So interesting, I enjoyed a wonderful day off work all to myself and then, while relaxing with an audio book, I was reminded of the crippling self doubt on which I was raised. Before finding the rooms of recovery at age 40, I had always deeply believed in my own unworthiness: that the world (particularly my angry brown non-Christian family and my angry white Christian community) would be better off without me, did not want me, and was rooting against me. Those belonging in my family of origin, frequently employed the word WE, the royal WE, when speaking about themselves and the rest of their family. The silent army. The “You are either with US or against US” mentality proved toxic for me. Apparently being uniquely me, rendered me a menacing enemy.
I suppose that if genuine and prevailing trust is the currency of love, it makes good sense that I felt
hated unloved in my home and family. Void of any identifiable source of comfort, connection, belonging, loyalty, I became a lost (having no purpose) desperate needy mess –particularly on the most special of family occasions. This typically manifested in physical illness, which was openly judged as “she just wants attention”. For the record, grown ups care givers, if a child wants attention, it is not a crime. Maybe they are asking to feel understood, comforted, connected, or significant. It is true– that can seem inconvenient, an unwelcome distraction from yourself, boring, or just plain difficult. But, if showing up for your child is difficult, that is proof of your need to grow- not the child’s need to shrink. I do believe that trying to break a child down into more manageable pieces is a crime, though–or maybe just very sick behavior and proof of unhealed trauma.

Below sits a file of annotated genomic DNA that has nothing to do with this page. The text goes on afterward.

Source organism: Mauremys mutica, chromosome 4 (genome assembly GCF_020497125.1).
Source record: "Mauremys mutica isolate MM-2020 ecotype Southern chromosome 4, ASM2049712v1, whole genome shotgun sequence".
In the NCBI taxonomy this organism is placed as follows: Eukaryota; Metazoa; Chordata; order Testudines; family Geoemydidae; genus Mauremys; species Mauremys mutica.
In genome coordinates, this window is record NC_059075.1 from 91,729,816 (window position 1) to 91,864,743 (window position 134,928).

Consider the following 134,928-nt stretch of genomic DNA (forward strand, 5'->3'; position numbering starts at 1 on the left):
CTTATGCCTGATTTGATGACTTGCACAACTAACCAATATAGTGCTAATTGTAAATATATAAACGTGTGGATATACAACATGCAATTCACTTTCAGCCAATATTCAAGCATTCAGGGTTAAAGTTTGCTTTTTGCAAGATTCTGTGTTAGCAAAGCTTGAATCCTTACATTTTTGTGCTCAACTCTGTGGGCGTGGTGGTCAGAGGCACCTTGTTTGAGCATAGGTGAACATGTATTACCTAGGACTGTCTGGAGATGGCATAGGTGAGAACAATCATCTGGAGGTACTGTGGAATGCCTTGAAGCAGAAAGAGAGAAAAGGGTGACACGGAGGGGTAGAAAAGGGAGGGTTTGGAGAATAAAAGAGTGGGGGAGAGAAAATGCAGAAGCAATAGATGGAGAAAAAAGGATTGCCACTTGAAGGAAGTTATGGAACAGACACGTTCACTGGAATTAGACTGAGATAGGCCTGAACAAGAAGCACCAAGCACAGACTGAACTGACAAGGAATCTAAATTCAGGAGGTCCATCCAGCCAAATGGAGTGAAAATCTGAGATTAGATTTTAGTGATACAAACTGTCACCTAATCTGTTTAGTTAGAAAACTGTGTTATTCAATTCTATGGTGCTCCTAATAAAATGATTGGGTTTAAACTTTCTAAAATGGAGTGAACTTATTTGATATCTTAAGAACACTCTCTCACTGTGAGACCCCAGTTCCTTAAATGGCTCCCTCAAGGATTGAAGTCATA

What can I learn from this, besides to not ridicule, alienate, or triangulate against my own children (or others((When we know better, we do better))? Be kind. Listen. Show up. Be curious. Ask Questions. Listen some more. Stay. Model (healthy) kind and benevolent interactions, particularly with those designated as inside the circle of trust. How will I maintain and grow the concept of trust with my sons?
Trust is built over time and broken in a split second, by a single word or action which communicates “you matter less than me”.
I continually and intentionally invite my boys to show me who they are.
I encourage them to identify and pursue their gifts, strengths, talents, passions–their truths.
I will be mindful of any consistent messaging to my sons about fitting in and belonging. I hope they will choose paths of bridge building rather than gate-keeping.
A deep sense of belonging and purpose– This is what I want for my boys. A sense of belonging and purpose which is born out of embracing (or at the very least, not denying) and living out our truest truths surrounded closely, by those who not only tolerate, but solicit self discovery and authentic living.Much Love,
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